This one has it all. One of the cleanest beats of the year with a tasty sample & saxophone loop to boot. And then a classic Mensah performance: A roller-coaster of vocal inflexions which provides the track with insomnia-induced anxiety, even though the beat is calm as a glass of water sitting on a wooden table.


Mix that with a Hemlock Ernst feature who provides a more exploratory route through the track, his vocal tone sitting nicely on the bassline but constantly switching speeds. This may sound like it is a jarring listen but the lyrical weaving here is so sublime that I personally can't help but consistently spin.

"The stairwell plays minor scale / My pride impaled and dreams for sale / Leave me stale or see me sail / Watch me sink or see me hailed" - Otis Mensah

Seba Kaapstad - The Kingdom


This was my final pick for the list (I'll give you some of the songs that didn't make the list at the end) so there's a little bit of recency bias sprinkled in but regardless of that, this song is wonderful.


Multi-National quartet Seba Kaapstad, on the forever underrated Mello Music Group, are one of my hidden joys. I don't know anybody else that listens to them but I'm sure that'll change soon because you are all missing out on some prime quality music.


"The Kingdom" has so many things going for it. Vocalists Ndumiso Manana & Zoe Modiga dance through the track with lyrics built on the themes of Love & War. They combine several times throughout and the chemistry is magical.


Behind them, the production goes from a soulful beat in the hooks to this live instrumentation that just lifts me. Especially at the end where the melody is repeated but every time it comes back around there's more. It gets borderline orchestral and just makes the song overall a riveting listen.

"Your castle is your heart and I'm the queen of it / The kingdom a game of chess but what without me / Daggers all over the place just to see who reigns / If we're not growing we're just dying in this acid rain" - Zoe Modiga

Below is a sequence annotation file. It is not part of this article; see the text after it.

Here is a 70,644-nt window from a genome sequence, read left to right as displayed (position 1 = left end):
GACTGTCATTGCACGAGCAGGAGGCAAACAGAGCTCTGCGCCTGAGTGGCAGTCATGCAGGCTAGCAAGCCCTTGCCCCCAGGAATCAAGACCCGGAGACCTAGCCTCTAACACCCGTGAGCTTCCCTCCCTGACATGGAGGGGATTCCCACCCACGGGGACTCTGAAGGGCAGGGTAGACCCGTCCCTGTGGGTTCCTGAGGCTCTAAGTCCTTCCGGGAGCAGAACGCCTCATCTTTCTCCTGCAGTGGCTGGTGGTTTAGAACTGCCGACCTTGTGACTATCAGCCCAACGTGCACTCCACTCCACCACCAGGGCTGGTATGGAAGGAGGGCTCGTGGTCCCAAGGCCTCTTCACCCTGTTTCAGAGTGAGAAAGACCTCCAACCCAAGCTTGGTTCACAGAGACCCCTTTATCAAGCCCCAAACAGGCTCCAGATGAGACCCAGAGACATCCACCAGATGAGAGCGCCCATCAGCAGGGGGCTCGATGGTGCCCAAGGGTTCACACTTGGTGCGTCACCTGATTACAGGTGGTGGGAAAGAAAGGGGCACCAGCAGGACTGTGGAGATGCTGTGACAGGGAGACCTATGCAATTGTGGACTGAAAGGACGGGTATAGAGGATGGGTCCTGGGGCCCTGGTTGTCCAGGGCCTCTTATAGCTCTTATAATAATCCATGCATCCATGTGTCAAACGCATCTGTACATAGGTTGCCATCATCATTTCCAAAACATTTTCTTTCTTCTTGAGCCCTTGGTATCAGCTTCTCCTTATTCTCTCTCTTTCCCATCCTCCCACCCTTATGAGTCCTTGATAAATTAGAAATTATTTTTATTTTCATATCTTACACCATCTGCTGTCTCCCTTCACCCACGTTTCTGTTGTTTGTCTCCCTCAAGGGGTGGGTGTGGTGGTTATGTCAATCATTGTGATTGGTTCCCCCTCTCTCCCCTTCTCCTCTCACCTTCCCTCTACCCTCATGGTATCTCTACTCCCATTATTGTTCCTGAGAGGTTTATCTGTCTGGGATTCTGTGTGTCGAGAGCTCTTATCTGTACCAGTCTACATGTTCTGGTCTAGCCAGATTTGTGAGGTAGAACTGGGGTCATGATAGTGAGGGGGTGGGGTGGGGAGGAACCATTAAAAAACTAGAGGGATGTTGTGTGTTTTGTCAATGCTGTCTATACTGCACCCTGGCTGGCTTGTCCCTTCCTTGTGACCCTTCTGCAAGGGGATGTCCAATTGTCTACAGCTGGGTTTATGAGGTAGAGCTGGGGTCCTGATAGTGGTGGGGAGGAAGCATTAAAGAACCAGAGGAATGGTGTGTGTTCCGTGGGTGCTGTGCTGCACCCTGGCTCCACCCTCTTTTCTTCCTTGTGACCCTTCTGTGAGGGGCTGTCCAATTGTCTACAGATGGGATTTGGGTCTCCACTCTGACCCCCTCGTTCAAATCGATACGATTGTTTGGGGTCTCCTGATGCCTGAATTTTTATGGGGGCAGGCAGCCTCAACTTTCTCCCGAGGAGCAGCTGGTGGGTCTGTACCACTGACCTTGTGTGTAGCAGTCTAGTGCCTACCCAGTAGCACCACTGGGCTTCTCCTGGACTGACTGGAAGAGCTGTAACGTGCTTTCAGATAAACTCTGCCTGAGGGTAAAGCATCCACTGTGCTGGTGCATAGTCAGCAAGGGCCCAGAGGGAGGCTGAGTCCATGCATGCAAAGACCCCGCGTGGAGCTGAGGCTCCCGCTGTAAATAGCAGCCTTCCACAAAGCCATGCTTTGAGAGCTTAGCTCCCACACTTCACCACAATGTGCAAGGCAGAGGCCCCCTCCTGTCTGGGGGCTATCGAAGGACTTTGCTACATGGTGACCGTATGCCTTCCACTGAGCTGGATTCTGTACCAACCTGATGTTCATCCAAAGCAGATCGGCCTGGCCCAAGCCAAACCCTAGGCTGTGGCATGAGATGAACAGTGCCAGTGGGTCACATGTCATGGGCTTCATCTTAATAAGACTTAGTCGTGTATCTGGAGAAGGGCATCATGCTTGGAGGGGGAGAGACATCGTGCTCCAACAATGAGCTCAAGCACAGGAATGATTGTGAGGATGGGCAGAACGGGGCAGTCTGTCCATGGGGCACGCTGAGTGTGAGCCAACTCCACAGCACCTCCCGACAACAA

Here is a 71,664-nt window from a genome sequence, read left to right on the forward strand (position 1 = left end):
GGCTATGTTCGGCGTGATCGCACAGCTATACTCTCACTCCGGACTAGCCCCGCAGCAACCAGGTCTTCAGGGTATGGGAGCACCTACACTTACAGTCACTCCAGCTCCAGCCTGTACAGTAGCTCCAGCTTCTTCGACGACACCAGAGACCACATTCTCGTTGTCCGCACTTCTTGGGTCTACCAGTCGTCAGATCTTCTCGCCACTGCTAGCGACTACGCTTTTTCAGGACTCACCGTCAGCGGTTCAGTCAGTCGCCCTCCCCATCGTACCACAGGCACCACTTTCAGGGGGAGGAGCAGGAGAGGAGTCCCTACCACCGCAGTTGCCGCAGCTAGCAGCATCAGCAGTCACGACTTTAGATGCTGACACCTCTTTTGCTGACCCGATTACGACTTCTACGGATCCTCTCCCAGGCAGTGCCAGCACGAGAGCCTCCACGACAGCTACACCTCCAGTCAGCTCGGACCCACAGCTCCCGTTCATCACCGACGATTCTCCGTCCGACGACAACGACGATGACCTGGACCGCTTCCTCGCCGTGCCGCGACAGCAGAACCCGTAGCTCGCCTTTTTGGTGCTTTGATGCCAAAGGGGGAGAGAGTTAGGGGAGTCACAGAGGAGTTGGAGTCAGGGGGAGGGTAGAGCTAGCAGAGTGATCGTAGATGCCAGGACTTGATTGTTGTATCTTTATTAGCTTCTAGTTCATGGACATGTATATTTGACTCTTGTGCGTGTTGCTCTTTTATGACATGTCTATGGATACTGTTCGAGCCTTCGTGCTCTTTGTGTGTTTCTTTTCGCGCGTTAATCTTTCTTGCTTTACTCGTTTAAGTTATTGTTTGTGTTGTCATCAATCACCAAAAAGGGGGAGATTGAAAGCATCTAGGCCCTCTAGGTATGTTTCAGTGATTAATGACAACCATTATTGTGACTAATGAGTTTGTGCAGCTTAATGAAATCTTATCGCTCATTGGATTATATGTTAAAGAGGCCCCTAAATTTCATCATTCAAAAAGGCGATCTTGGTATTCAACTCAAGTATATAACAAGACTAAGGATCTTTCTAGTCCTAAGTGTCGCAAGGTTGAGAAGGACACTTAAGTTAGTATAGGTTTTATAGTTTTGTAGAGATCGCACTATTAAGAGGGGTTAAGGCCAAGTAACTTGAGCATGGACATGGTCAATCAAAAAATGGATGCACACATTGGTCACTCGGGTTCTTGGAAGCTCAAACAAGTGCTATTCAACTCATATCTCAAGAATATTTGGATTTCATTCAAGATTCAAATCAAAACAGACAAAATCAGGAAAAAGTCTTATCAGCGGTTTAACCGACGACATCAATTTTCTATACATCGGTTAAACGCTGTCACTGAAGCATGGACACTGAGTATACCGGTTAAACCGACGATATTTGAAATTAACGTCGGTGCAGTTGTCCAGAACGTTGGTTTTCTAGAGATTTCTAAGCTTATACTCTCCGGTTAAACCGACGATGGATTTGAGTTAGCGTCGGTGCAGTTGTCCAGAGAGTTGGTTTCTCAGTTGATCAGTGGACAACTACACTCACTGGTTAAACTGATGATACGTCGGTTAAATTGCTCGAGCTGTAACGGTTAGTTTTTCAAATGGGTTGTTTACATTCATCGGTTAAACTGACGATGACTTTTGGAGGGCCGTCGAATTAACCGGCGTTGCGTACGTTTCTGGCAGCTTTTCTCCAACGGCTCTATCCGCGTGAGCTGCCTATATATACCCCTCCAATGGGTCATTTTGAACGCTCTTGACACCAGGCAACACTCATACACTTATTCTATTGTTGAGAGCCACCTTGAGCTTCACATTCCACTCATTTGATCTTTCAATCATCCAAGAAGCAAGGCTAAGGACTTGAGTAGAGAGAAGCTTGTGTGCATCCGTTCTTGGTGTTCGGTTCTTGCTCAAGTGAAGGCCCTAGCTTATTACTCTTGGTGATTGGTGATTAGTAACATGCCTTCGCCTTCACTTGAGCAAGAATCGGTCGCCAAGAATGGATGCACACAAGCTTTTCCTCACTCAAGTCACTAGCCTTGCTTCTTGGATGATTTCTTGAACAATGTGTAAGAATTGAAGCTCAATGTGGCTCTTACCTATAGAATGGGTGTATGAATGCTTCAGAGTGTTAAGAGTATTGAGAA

Aaron Taylor - Don't Leave Me Alone (Feat. Lalah Hathaway)


I've been listening to Aaron Taylor for a while now. I even saw him live back when that kind of thing existed. I knew that he had a natural talent and sensual style to his craft. A song like this exemplifies that and much more.


A slow, bassy track with outstanding levels of vocal stacking. The hook is straight-up hypnotic. And that's before I even mention veteran Lalah Hathaway that makes this track what it is. Two people singing about their need for each other. It's a beautiful duet, plain & simple.

"You are the ground that gives me my full bloom (Bloom) / You are the anchor this vessel clings to (To) / You give me colour when I'm feeling blue (Blue) / When I need direction I know I can turn to you" - Lalah Hathaway (Aaron Taylor) (Both)

Protoje - In Bloom (Lila Iké)

(Other Song Considered - Switch It Up Feat. Koffee)


I have to apologise to Protoje here because past his amazing production along with Natural High that truly sets the tone for this one, I'm here for one person and that's Lila Iké.


This woman just absolutely steals this whole track. I've been aware of Lila since Protoje created his label In.Digg.Nation and have enjoyed her work up to this point but the sensuality she puts into her vocals! So up close & breathy, it's like she's right in your ear. (Insert headphone joke here.) Team that with this slow, bassy production.


This track is just too nice and serves in the context of the playlist, the climax of a dance between our fictional couple.

"Open up your eyes and fight for your rights / Or you will die / 'Cause I'm gonna fight for you day and night / But it's alright, that's right baby"

Jah9 - Could It Be


We know reach the final chapter of the playlist and it's one of reflection.


We begin with one of my favourite artists, Jah9, who continues to give honest & authentic music all under smooth Roots Reggae. This track "Could It Be" is a perfect example of her artistry.


The two standouts for me here both come from Jah9. Firstly is her lyrics. They're one of a woman that literally sees a better version of herself in the mirror. She has such skill when it comes to her lyrics. They have this perfect balance at being simple but poetic and she spends half the time going between both.


But it's not just the lyrics here. When you take that side of her performance and then add her vocals. THEN you have a powerful song. Vocally, she goes in, especially when you account for the background vocals with her. They perfectly compliment her unique vocals.


Poetic, powerful, and a little painful honestly. But you know it's great art when you feel something you don't intend to.

"Her life is invested / Her faith has been tested / The fruit of her remission is surrender to the promise of eternal life / Because she know the heights"

Spittzwell & Boog Brown - The Seed


Producer Spittzwell & lyricist Boog Brown team up for this calm yet confident affirmation in your ability and urgency to continue getting what you're after.